Journal article

Cross-sectional and prospective mediating effects of dietary intake on the relationship between sedentary behaviour and body mass index in adolescents

Elly A Fletcher, Karen E Lamb, Sarah A McNaughton, Sarah P Garnett, David W Dunstan, Louise A Baur, Jo Salmon

BMC PUBLIC HEALTH | BMC | Published : 2017

Abstract

BACKGROUND: Cross-sectional evidence suggests TV viewing, but not objectively-measured sedentary time or bouts of sedentary time, is consistently associated with body mass index (BMI) in adolescents. However, it is unclear whether dietary intake is a potential mediator of these relationships. The aim of this study was to explore the cross-sectional and prospective mediating effects of dietary intake on the association of sedentary behaviour with BMI z-score (zBMI) in a cohort of Australian adolescents. METHODS: Cross-sectional and prospective analyses were conducted in adolescents aged 12-15 years participating in the 2002/03 (baseline) and 2004/05 (follow-up) Nepean Growing Up Study. The in..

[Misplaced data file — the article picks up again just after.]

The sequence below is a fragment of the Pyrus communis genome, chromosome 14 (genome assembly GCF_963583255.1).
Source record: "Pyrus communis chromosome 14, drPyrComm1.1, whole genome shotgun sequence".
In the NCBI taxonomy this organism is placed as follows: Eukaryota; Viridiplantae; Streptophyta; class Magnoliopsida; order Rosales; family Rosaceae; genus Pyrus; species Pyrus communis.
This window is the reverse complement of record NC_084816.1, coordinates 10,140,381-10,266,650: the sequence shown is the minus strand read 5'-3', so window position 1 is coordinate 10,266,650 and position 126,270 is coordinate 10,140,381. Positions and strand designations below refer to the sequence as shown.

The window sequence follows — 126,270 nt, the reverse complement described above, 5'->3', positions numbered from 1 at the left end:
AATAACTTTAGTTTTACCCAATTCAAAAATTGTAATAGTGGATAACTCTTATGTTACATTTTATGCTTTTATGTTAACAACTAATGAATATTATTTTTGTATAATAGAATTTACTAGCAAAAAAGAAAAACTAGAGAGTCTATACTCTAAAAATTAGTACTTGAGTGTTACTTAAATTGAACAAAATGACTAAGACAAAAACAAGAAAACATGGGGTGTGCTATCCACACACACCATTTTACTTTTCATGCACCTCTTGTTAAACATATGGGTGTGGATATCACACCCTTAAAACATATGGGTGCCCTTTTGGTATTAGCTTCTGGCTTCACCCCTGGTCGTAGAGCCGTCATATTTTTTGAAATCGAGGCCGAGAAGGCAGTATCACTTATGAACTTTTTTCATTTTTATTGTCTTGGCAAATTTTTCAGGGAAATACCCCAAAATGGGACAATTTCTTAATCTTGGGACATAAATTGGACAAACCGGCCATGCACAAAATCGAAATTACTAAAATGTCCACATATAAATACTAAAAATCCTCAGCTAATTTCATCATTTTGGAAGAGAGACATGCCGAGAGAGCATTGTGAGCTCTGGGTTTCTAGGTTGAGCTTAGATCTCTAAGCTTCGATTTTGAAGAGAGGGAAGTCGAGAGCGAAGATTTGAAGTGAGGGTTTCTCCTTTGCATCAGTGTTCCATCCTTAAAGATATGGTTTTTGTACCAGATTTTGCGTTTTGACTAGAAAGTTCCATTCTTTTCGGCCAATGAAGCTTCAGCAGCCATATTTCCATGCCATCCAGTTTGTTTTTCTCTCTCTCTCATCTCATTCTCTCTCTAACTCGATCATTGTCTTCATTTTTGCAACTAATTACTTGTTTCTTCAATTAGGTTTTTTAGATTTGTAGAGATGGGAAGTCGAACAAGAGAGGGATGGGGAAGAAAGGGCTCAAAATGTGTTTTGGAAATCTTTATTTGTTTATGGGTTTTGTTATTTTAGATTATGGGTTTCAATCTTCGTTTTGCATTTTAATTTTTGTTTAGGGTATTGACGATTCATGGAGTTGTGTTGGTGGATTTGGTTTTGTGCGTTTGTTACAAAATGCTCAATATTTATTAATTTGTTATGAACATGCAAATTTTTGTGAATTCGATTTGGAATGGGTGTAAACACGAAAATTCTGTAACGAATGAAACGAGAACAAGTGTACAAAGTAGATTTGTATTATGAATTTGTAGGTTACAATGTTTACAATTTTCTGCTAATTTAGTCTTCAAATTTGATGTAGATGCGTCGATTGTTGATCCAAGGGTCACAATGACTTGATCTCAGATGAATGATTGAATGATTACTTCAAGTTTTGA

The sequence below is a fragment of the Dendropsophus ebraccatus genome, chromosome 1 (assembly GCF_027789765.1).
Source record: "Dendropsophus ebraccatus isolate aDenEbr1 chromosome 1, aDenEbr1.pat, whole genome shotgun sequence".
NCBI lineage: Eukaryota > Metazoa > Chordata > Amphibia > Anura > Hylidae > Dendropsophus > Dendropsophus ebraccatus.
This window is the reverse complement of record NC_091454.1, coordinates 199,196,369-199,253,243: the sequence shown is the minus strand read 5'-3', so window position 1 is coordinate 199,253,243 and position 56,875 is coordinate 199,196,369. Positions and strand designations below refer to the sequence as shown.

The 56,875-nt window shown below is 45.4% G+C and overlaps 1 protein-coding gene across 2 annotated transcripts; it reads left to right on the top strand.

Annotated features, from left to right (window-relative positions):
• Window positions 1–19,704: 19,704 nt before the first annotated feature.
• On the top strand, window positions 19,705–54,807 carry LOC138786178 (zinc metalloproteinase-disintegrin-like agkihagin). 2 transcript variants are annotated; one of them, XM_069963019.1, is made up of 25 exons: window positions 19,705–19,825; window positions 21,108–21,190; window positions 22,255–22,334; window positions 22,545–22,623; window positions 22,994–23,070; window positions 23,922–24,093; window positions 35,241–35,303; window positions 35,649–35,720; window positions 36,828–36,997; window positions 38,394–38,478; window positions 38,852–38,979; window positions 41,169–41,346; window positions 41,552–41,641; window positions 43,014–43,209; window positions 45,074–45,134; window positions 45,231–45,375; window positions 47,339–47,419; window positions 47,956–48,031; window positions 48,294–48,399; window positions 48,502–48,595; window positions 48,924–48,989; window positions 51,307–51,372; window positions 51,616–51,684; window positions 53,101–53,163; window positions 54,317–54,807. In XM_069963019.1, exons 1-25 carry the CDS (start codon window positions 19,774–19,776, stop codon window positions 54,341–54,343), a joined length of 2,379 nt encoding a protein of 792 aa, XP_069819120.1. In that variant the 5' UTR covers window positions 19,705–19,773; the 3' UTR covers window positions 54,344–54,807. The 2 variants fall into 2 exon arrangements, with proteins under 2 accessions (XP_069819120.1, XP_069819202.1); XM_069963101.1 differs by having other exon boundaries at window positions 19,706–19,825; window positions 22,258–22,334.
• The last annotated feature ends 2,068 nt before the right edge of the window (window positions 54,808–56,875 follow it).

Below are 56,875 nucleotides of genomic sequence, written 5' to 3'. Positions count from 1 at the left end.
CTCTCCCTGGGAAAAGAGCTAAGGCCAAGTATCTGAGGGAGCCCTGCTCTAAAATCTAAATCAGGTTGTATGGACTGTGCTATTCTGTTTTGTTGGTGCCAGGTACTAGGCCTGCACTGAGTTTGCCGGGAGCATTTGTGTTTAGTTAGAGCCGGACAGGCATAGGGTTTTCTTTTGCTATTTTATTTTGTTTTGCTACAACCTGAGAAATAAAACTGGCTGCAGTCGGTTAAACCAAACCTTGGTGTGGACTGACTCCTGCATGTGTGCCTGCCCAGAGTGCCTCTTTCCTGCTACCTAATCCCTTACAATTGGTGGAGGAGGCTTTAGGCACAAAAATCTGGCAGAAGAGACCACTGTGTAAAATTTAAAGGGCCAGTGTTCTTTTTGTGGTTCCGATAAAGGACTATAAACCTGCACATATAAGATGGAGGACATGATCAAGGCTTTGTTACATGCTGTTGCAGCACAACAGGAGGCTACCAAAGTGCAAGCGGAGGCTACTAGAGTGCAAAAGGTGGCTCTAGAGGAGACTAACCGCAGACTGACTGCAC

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Grants

Awarded by Children's Hospital at Westmead Grant Research Scheme, a National Health and Medical Research Council


Awarded by NHMRC


Awarded by ARC


Awarded by National Health & Medical Research Council, Centre of Research Excellence


Funding Acknowledgements

The Nepean longitudinal study was funded by The Children's Hospital at Westmead Grant Research Scheme, a National Health and Medical Research Council Project Grant #206501 and Meat and Livestock Australia. SAM is funded by an NHMRC Career Development Fellowship Level 2, ID1104636 and was previously funded by an ARC Future Fellowship (2011-2015, FT100100581). DWD is funded by NHMRC Senior Research Fellowship (APP1078360). JS is funded by a NHMRC Principal Research Fellowship (APP1026216). This work was also partially funded by an OIS grant from the Victorian State Government and a National Health & Medical Research Council, Centre of Research Excellence grant (APP1057608).